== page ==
Welcome to my blog where I discuss money, investing, politics, and anything else import in the world. I find it surprising that most people in their 30s have very little knowledge or interest in these areas. Of course everyone is interested in money, but very few take the time or have the discipline to properly save and invest it for the future or short term. For those who at least have the interest, I'll write about my experiences and methods of investing, and hopefully give you a head start in investing.

Saturday, March 8, 2008

Equity Asset Allocation

Before proceeding with determining your equity asset allocation, be sure you have read my previous posts: Are you ready to begin investing? and Investing for the Short and Long Term, where you can determine what type of investing you are ready for and where you should place your money for the short and long term.

Determining your asset allocation is the most important step in investing. This is a long term approach to investing and has been proven to be more important in your success than trying to time the market. A great book on the subject is Asset Allocation: Balancing Financial Risk by Roger C. Gibson. In this post I am just going to concentrate on the equity portion of your investment, but much of this applies to your entire portfolio. I will give a few guidelines for now and next post discuss my current asset allocation.
First there a few assumptions you must agree to before beginning.
  • This is a long term strategy
  • The sectors your are investing in will go up in the long term

Now to the guidelines:

  1. Use a diversified approach. Anyone who has been following the markets the last 3 years can see the value of diversification. We have seen multiple sectors lead the market and then pull back, whether it's been housing, large caps, gold, oil, emerging markets, etc. Your goal is to have exposure in all these areas. Focusing on just one would work if you could always predict which will be the winner this year, but that is nearly impossible. You can certainly overweight your allocation to favor one, but should have exposure in all. To stay truly diversified you need to invest in sectors that are uncorrolated, so that they don't all go up and, more importantly, down at the same time. Everything has some corrolation to one another, but there are different degrees, for instance oil is negatively correlated to large CAP stocks, gold is positively correlated to inflation, small CAP stocks are strongly correlated to larg CAP.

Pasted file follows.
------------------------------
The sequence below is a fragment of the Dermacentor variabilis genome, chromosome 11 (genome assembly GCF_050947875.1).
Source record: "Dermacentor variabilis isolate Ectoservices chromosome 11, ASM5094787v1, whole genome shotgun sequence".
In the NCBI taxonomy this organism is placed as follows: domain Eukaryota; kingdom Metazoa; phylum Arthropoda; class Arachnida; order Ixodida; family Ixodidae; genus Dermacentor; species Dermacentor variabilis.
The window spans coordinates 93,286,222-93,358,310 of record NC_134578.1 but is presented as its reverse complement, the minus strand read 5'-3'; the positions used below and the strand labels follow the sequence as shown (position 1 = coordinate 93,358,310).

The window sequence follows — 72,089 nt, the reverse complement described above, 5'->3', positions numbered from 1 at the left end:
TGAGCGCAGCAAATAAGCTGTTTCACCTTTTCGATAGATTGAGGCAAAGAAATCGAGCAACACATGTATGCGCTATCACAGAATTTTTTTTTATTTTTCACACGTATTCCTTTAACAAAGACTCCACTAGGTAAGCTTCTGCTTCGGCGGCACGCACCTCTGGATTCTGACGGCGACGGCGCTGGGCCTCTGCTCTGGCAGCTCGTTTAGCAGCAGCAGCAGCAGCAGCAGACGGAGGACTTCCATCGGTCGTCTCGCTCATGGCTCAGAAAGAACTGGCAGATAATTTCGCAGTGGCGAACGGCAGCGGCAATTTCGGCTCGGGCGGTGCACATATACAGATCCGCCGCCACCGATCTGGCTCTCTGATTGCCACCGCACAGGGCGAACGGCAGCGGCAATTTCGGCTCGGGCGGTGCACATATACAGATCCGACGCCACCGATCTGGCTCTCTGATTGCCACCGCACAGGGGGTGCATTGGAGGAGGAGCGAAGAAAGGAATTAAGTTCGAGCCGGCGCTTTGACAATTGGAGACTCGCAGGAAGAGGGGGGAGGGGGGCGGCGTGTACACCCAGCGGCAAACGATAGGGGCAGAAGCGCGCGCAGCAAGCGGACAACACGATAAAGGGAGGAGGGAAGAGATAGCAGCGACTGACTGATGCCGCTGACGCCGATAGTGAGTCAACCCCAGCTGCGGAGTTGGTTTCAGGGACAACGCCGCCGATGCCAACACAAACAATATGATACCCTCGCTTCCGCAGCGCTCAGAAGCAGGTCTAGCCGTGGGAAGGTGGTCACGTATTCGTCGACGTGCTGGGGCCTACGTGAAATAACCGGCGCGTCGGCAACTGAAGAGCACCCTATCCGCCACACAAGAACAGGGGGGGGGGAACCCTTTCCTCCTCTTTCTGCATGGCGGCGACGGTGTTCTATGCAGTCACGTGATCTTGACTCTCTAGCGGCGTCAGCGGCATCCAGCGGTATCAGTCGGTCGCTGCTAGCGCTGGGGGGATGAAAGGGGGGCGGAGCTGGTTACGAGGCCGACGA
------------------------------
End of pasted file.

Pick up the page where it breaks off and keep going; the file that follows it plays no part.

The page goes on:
2. Stay comfortable. You need to be comfortable with the risk level and volatility of your allocation. Just as you have already allocated between equities and bonds to meet your comfort levels with risk and volatility. More volatile areas of the market such as commodities or emerging markets, may not be something you can stomach, even if they are promising higher returns. And this is important because of...
  3. Stick to your allocation. You need to choose an allocation and stick with it. Otherwise you are starting to play the market timing game. Tweaking your target allocation every year after analyzing where things are going makes sense, but do not try to tweak every month.
  4. Don't chase past performance. You need to be forward looking in your allocation. Often areas that have been the biggest losers last year, might be good choices for this year. Likewise, winners at all time highs maybe ready to fall (think real estate, tech bubble)
  5. Low expenses. Choose your allocation first and then find funds with the lowest expense ratios. I believe in sticking with index based funds or ETFs, especially in taxable accounts. This is because they have shown to outperform actively managed funds in the long term, have low expense ratios, and very low distributions since they have a low turnover.
  6. Re-balance your portfolio yearly. After you choose an asset allocation you believe in and are comfortable with, rebalance it at least yearly, or whenever the allocation deviates by 3 or more percent. This ensures that you capture any gains made and transfer them to your lagging sectors. This is a good idea for 401ks and IRAs, however this will trigger capital gains tax in taxable accounts, so an alternative is to rebalance by adding new investments such that you rebalance it.

This brings me to the investing discussion. You can buy shares via lump sum or regular installments throughout the year. A few methods exist:

  1. Dollar Cost Averaging. Where the same amount is invested each time period for each fund according to your allocation. This keeps your investment amount constant, but your purchase amount changes, as you buy more shares when they are cheaper and less when they are expensive.
  2. Value Cost Averaging. You change your investment amount depending on the current value of your investments. You set a target value of growth for each fund each period and only invest enough to bring it up to that target.
  3. My method. My method is a combination of both, I try to constantly maintain my target allocation. So I am in effect rebalancing each period by adding new money.

In my next post I will discuss what my current asset allocation is and invite others to post comments as to what they are using.

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